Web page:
Antiagiogenic foods are those that interfere with or destroy the blood vessels needed for the growth and spreading of tumors. Antiangiogenic foods can also shrink fat cells by cutting off their blood supply. Some example of such foods include:
Other healthy snacks include freeze-dried meat snacks such as Only Natural Pet All Meat Bites.
If you feed your dog some snacks, don't forget to reduce the amount of her regular food accordingly. For example, try giving your dog about 25% less of her regular food and substituting it with chopped cooked or uncooked veggies.
You can easily do away with treats completely by using substitutes, e.g. exercise and games.
Get her a new toy (or rotate old toys) and play games with her. Many dogs also enjoy being brushed and groomed, so give your dog a good brushing several times a week instead of food treats.
If your dog is getting less of her regular food, she is receiving fewer nutrients. Therefore, it is important to supplement her diet with vitamins and minerals to make sure that your dog stays healthy.
In addition, adding digestive enzymes to each meal can help break down the food and make the nutrients more available for absorption.
As mentioned in this article, chronic inflammation can be a cause of obesity in dogs.
Therefore, you may want to give some anti-inflammatory supplements to your dog if s/he is overweight, such as Omega-3 fatty acids, curcumin (turmeric), and coconut oil.
It contains all the essential vitamins as well as digestive enzymes that your dog needs.
There are some dietary aids that may be helpful for dogs trying to lose weight.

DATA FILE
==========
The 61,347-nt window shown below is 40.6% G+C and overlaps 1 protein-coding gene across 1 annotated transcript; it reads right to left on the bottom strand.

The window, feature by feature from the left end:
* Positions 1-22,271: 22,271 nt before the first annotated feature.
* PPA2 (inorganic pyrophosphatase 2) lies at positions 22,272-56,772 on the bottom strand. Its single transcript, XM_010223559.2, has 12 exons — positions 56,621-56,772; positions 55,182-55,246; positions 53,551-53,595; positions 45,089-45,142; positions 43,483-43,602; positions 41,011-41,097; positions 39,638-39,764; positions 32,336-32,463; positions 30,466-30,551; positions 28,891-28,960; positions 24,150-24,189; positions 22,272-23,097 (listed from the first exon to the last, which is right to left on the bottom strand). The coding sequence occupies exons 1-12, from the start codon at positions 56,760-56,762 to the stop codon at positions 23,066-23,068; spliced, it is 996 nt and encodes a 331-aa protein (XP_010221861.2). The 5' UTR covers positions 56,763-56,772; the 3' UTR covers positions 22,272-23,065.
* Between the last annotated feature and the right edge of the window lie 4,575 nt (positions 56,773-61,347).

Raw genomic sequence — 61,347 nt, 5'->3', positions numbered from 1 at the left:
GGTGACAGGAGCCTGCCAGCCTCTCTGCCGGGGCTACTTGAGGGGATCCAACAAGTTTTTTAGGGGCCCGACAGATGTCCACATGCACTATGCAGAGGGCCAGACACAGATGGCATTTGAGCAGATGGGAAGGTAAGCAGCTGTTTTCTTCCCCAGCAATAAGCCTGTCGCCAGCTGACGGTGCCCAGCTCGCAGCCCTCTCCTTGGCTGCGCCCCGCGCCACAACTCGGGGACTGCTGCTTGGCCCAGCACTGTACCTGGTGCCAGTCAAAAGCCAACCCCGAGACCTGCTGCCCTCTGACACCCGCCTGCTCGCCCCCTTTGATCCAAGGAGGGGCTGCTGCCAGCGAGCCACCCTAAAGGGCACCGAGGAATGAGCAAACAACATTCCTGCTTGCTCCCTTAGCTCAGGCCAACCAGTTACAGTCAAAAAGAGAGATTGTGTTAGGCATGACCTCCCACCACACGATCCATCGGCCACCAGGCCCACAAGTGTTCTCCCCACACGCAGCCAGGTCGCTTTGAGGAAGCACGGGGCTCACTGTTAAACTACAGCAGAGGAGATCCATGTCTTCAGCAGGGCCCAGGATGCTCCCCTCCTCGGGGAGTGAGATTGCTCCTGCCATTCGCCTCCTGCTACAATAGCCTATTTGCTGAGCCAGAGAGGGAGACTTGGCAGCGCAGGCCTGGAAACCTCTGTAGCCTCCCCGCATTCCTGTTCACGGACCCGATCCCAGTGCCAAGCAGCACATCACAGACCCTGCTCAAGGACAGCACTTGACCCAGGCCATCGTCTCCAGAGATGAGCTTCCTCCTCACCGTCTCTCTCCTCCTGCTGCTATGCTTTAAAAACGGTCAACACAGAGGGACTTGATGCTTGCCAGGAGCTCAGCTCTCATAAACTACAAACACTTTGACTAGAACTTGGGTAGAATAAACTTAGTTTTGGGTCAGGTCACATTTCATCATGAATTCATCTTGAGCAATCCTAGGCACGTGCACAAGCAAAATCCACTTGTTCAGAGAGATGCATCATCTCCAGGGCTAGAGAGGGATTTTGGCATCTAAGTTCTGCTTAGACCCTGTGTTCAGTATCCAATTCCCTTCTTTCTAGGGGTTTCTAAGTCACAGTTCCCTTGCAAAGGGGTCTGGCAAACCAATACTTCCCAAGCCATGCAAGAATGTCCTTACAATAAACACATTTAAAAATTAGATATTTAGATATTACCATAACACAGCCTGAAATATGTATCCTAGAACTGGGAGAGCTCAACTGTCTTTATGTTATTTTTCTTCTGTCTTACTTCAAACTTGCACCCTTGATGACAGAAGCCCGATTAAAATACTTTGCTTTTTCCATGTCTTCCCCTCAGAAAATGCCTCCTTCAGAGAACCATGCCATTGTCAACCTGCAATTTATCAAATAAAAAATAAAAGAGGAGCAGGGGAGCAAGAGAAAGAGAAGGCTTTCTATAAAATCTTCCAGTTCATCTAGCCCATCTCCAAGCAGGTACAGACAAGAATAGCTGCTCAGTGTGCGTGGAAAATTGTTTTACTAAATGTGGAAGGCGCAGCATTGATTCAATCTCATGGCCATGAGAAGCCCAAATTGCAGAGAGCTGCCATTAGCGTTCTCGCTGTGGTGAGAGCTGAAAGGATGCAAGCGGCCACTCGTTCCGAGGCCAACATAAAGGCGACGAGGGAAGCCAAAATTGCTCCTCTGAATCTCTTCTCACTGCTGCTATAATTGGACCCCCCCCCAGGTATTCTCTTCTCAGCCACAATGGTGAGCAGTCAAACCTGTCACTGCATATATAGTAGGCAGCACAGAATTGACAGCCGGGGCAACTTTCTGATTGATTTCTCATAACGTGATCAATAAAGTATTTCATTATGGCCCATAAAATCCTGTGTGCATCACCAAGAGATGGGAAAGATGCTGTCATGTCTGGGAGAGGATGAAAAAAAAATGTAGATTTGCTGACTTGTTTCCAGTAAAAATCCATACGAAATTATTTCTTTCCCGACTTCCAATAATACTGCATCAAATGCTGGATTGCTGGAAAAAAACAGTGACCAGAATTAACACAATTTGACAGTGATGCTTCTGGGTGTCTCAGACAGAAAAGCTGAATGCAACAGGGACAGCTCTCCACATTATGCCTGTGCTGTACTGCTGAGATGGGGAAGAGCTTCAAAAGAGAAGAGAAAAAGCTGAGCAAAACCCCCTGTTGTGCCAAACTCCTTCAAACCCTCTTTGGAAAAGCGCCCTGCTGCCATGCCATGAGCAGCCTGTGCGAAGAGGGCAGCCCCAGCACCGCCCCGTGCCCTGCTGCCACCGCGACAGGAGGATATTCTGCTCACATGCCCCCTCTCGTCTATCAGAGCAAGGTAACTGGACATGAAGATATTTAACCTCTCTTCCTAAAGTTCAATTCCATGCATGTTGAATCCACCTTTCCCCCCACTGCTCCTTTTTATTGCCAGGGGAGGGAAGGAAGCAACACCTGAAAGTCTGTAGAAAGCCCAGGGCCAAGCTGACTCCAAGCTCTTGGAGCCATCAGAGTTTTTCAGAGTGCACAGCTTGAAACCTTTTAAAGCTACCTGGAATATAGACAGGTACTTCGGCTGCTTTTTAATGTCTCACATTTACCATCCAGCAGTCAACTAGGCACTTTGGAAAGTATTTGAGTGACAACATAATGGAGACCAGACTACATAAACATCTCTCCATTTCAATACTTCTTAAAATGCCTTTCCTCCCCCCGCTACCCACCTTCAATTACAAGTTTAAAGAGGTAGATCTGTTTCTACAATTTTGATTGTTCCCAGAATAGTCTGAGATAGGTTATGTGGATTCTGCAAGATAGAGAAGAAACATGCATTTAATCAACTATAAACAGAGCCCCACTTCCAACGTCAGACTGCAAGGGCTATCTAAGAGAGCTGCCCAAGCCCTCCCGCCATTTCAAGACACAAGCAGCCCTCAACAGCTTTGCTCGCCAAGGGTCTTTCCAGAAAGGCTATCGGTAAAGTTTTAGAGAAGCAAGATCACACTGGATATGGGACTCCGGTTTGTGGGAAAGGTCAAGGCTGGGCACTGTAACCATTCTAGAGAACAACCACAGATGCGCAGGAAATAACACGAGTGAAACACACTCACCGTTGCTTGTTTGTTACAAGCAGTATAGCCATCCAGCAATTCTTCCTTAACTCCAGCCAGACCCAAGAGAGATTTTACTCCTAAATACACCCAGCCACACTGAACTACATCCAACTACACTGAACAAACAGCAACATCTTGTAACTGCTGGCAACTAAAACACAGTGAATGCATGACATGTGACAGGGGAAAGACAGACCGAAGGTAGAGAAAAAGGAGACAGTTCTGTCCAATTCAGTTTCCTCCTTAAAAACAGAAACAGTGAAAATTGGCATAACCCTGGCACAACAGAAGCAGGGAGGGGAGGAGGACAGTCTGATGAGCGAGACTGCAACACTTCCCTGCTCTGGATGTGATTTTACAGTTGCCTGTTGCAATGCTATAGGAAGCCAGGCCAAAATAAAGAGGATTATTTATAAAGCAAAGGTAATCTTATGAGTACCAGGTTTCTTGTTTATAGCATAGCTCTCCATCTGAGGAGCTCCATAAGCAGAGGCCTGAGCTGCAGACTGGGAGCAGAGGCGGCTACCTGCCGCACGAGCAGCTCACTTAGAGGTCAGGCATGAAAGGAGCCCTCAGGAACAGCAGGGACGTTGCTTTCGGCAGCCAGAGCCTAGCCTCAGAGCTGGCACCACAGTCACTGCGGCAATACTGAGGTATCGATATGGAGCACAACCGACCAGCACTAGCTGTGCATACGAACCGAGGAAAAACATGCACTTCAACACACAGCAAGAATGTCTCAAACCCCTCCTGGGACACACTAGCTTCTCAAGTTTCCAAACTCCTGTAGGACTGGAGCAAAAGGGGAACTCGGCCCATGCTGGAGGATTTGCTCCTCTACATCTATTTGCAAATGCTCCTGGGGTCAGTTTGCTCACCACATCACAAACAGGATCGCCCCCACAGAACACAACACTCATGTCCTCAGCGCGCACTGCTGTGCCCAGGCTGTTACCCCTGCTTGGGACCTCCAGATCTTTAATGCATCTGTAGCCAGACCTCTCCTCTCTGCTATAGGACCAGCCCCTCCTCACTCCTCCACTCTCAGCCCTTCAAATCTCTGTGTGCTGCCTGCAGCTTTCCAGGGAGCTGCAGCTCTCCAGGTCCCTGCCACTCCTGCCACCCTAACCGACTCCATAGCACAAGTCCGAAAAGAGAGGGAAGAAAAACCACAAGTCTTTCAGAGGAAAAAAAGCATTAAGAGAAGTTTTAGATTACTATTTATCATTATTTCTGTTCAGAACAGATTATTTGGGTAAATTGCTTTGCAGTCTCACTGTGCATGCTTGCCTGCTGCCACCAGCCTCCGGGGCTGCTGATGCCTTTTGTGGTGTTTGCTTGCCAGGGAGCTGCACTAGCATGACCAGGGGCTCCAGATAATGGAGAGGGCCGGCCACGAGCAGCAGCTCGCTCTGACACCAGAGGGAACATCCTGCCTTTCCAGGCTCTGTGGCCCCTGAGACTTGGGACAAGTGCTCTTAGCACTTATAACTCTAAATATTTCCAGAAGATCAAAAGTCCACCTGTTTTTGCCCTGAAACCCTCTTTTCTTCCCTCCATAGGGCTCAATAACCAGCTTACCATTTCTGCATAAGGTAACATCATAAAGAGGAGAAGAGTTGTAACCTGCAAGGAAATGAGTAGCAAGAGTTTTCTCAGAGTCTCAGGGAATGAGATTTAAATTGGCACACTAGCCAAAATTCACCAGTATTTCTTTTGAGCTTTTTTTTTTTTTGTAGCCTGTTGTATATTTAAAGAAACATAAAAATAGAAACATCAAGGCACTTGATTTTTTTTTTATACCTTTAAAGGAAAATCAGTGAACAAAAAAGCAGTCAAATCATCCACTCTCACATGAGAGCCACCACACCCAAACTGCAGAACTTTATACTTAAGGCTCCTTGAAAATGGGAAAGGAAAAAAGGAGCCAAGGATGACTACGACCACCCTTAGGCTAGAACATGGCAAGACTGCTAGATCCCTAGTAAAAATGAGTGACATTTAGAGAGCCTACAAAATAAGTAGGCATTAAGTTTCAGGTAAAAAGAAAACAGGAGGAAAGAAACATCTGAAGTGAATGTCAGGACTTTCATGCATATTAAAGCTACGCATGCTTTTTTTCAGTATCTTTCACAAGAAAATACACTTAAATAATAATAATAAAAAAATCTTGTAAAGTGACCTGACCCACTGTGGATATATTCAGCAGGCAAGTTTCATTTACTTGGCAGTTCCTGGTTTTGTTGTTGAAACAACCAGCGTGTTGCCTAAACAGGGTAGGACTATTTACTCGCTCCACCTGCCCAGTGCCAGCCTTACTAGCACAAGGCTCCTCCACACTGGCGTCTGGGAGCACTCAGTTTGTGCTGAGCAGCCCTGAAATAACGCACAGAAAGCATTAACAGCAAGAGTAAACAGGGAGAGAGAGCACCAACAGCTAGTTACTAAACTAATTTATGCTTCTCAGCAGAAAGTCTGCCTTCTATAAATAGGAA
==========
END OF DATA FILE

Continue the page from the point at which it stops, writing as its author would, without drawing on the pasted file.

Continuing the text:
Carnitine is a nutrient that helps the body turn fat into energy, and is being included in some weight loss programs for dogs.
Some dogs become obese after being neutered or spayed due to hormonal imbalances.
Hormones play an important role in a dog's health - they affect metabolism, prevent allergies, and promote healthy skin and coat. Glandular supplements can correct hormonal imbalances and can help obese dogs with metabolism.
Consult a veterinarian and request a blood test to be done to test your dog's hormone levels so that the most appropriate supplements can be determined.
Drag your dog (and yourself) from that couch and start exercising regularly. Exercise is more than just burning off calories. It contributes to the quality of your relationship with your dog as well as improving her mental health, cardiovascular and immune system health and increasing her life span.
However, bear in mind that every dog is different so exercise programs should be tailored to the individual dog taking into account her health and physical conditions, especially the muscles and joints, heart, and respiratory system.
Do not overdo it - start out slow and gradually work up to higher activity levels. If your dog starts panting heavily, give her some time to rest.
If you are just starting an exercise regime for your dog, consider daily brisk leash walking (30 to 60 minutes a day). Another beneficial exercise for obese dogs is swimming, since it places less stress on joints.